Shop Class As Soulcraft

Writing for Slate.com, Michael Agger introduces Shop Class as Soulcraft: An Inquiry Into the Value of Work thus: “When Matthew Crawford finished his doctorate in political philosophy at the University of Chicago, he took a job at a Washington think tank. “I was always tired,” he writes, “and honestly could not see the rationale for my being paid at all.” He quit after five months and started doing motorcycle repair in a decaying factory in Richmond, Va. This journey from philosopher manqué to philosopher-mechanic is the arc of his new book.”

Crawford, describing his own book, says that it “advances a nestled set of arguments on behalf of work that is meaningful because it is genuinely useful. It also explores what we might call the ethics of maintenance and repair.”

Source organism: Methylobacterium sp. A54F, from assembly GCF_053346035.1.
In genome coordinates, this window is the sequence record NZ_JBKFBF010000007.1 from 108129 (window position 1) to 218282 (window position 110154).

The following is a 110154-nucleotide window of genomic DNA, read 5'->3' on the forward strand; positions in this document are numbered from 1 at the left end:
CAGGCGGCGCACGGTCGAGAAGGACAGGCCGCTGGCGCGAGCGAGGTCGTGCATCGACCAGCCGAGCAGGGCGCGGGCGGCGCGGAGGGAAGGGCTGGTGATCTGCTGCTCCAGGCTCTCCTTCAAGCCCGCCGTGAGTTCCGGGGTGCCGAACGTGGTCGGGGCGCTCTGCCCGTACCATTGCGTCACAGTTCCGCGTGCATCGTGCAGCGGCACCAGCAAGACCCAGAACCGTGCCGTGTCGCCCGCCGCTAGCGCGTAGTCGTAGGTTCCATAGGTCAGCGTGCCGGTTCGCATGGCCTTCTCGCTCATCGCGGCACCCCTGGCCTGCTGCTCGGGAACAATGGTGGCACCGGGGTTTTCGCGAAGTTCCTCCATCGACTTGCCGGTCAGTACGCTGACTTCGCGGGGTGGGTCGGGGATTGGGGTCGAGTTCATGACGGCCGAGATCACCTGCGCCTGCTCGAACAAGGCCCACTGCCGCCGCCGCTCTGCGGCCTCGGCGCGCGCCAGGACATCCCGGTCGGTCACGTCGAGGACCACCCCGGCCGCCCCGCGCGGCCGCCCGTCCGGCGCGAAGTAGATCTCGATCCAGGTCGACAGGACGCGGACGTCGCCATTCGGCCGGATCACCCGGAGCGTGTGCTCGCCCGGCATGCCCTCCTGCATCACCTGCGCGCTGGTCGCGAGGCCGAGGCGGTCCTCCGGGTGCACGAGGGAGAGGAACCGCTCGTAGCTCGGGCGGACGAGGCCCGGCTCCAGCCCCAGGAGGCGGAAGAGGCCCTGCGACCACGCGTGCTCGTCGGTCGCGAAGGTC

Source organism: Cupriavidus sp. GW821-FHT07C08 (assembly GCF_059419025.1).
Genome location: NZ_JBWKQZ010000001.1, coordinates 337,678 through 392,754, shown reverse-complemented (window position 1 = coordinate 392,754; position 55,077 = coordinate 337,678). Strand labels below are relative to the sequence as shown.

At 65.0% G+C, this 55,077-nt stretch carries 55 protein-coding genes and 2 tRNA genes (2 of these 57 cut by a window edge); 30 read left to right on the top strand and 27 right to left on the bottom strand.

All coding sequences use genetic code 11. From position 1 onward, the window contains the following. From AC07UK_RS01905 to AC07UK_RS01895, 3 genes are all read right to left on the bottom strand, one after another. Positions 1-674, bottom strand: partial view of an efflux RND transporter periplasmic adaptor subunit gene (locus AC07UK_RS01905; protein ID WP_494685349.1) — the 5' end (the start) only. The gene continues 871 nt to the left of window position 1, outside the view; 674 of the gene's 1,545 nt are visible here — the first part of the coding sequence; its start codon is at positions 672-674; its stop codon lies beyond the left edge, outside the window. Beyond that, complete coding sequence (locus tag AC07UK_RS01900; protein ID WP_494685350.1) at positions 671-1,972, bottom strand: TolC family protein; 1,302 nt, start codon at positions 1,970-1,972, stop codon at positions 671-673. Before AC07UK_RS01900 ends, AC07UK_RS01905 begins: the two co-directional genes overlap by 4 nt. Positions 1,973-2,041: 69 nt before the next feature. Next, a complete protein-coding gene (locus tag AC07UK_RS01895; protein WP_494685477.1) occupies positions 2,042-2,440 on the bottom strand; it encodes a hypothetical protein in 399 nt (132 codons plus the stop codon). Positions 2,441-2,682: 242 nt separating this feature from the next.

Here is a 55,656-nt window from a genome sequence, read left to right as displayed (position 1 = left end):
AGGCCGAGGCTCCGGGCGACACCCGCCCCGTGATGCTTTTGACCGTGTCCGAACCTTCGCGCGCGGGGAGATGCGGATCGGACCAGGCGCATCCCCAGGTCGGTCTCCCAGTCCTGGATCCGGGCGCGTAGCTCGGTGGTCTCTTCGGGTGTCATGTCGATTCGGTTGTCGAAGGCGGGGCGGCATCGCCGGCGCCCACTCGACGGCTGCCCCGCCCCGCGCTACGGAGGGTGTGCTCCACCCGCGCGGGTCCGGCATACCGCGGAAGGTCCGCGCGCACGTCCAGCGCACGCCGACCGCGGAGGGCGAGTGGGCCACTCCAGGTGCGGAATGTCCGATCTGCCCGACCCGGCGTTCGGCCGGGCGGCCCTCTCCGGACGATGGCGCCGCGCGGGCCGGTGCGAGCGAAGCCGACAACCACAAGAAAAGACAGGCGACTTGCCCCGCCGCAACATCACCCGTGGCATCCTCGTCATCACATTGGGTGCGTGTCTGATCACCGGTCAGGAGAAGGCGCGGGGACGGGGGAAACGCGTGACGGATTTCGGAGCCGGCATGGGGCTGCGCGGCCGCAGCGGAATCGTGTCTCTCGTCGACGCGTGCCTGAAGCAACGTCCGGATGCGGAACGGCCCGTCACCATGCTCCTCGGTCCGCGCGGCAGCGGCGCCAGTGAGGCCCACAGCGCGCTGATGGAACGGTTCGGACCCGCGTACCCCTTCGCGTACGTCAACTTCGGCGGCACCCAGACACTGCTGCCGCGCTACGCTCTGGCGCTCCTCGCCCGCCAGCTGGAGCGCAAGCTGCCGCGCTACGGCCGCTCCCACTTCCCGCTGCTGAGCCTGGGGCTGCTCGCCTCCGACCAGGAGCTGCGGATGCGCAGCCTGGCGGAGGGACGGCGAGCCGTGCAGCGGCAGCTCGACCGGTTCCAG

The book began as an essay in The New Atlantis, a journal of technology and society. In the essay, Crawford writes, “Craftsmanship entails learning to do one thing really well, while the ideal of the new economy is to be able to learn new things, celebrating potential rather than achievement. Somehow, every worker in the cutting-edge workplace is now supposed to act like an “intrapreneur,” that is, to be actively involved in the continuous redefinition of his own job. Shop class presents an image of stasis that runs directly counter to what Richard Sennett identifies as “a key element in the new economy’s idealized self: the capacity to surrender, to give up possession of an established reality.””

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